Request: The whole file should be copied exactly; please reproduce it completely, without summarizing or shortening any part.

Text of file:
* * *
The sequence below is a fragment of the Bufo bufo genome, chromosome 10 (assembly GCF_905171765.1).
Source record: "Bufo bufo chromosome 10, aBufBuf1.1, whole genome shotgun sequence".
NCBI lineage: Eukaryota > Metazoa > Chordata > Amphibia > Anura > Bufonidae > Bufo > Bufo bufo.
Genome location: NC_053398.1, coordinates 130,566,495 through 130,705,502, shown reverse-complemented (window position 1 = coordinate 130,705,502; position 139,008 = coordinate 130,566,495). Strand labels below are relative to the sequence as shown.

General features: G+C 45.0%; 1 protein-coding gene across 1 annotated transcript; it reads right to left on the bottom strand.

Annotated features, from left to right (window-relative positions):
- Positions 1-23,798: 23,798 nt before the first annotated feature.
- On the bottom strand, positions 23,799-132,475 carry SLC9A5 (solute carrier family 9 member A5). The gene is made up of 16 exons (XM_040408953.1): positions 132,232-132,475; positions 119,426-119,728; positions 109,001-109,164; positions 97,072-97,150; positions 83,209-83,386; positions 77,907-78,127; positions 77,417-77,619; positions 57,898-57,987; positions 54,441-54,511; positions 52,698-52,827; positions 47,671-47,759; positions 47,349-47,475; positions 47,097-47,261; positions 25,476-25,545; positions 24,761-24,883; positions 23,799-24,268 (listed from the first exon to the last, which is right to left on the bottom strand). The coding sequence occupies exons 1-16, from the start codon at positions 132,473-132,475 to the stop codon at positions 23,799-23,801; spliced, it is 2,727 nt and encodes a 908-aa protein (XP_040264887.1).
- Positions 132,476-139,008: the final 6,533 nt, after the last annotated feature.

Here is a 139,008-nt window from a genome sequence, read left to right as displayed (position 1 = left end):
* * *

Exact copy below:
The sequence below is a fragment of the Bufo bufo genome, chromosome 10 (assembly GCF_905171765.1).
Source record: "Bufo bufo chromosome 10, aBufBuf1.1, whole genome shotgun sequence".
NCBI lineage: Eukaryota > Metazoa > Chordata > Amphibia > Anura > Bufonidae > Bufo > Bufo bufo.
Genome location: NC_053398.1, coordinates 130,566,495 through 130,705,502, shown reverse-complemented (window position 1 = coordinate 130,705,502; position 139,008 = coordinate 130,566,495). Strand labels below are relative to the sequence as shown.

General features: G+C 45.0%; 1 protein-coding gene across 1 annotated transcript; it reads right to left on the bottom strand.

Annotated features, from left to right (window-relative positions):
- Positions 1-23,798: 23,798 nt before the first annotated feature.
- On the bottom strand, positions 23,799-132,475 carry SLC9A5 (solute carrier family 9 member A5). The gene is made up of 16 exons (XM_040408953.1): positions 132,232-132,475; positions 119,426-119,728; positions 109,001-109,164; positions 97,072-97,150; positions 83,209-83,386; positions 77,907-78,127; positions 77,417-77,619; positions 57,898-57,987; positions 54,441-54,511; positions 52,698-52,827; positions 47,671-47,759; positions 47,349-47,475; positions 47,097-47,261; positions 25,476-25,545; positions 24,761-24,883; positions 23,799-24,268 (listed from the first exon to the last, which is right to left on the bottom strand). The coding sequence occupies exons 1-16, from the start codon at positions 132,473-132,475 to the stop codon at positions 23,799-23,801; spliced, it is 2,727 nt and encodes a 908-aa protein (XP_040264887.1).
- Positions 132,476-139,008: the final 6,533 nt, after the last annotated feature.

Here is a 139,008-nt window from a genome sequence, read left to right as displayed (position 1 = left end):